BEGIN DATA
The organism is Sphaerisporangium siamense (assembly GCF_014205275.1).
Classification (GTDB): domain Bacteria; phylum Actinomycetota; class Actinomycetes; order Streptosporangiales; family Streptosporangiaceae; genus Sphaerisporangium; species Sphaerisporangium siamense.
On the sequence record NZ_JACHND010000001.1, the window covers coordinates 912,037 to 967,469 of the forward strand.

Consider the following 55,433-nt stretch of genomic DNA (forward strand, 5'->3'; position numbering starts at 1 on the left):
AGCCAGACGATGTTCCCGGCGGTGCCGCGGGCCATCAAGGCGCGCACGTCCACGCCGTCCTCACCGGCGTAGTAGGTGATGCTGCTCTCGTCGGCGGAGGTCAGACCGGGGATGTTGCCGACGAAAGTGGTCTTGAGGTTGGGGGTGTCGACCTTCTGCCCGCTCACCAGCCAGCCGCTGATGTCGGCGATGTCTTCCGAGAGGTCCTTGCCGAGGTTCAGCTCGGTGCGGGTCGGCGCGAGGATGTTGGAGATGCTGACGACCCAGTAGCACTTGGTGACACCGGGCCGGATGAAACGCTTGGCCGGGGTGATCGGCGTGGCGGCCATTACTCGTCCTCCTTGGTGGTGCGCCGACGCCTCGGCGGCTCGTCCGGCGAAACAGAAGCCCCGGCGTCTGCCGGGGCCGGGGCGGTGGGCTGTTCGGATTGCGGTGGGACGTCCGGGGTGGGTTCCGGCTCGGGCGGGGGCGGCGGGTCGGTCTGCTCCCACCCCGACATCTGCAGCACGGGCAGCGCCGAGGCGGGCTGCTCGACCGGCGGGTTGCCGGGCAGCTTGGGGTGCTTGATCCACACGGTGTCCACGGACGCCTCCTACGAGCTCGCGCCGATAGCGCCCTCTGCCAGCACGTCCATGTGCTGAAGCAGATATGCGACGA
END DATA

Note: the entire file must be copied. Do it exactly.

The organism is Sphaerisporangium siamense (assembly GCF_014205275.1).
Classification (GTDB): domain Bacteria; phylum Actinomycetota; class Actinomycetes; order Streptosporangiales; family Streptosporangiaceae; genus Sphaerisporangium; species Sphaerisporangium siamense.
On the sequence record NZ_JACHND010000001.1, the window covers coordinates 912,037 to 967,469 of the forward strand.

Consider the following 55,433-nt stretch of genomic DNA (forward strand, 5'->3'; position numbering starts at 1 on the left):
AGCCAGACGATGTTCCCGGCGGTGCCGCGGGCCATCAAGGCGCGCACGTCCACGCCGTCCTCACCGGCGTAGTAGGTGATGCTGCTCTCGTCGGCGGAGGTCAGACCGGGGATGTTGCCGACGAAAGTGGTCTTGAGGTTGGGGGTGTCGACCTTCTGCCCGCTCACCAGCCAGCCGCTGATGTCGGCGATGTCTTCCGAGAGGTCCTTGCCGAGGTTCAGCTCGGTGCGGGTCGGCGCGAGGATGTTGGAGATGCTGACGACCCAGTAGCACTTGGTGACACCGGGCCGGATGAAACGCTTGGCCGGGGTGATCGGCGTGGCGGCCATTACTCGTCCTCCTTGGTGGTGCGCCGACGCCTCGGCGGCTCGTCCGGCGAAACAGAAGCCCCGGCGTCTGCCGGGGCCGGGGCGGTGGGCTGTTCGGATTGCGGTGGGACGTCCGGGGTGGGTTCCGGCTCGGGCGGGGGCGGCGGGTCGGTCTGCTCCCACCCCGACATCTGCAGCACGGGCAGCGCCGAGGCGGGCTGCTCGACCGGCGGGTTGCCGGGCAGCTTGGGGTGCTTGATCCACACGGTGTCCACGGACGCCTCCTACGAGCTCGCGCCGATAGCGCCCTCTGCCAGCACGTCCATGTGCTGAAGCAGATATGCGACGA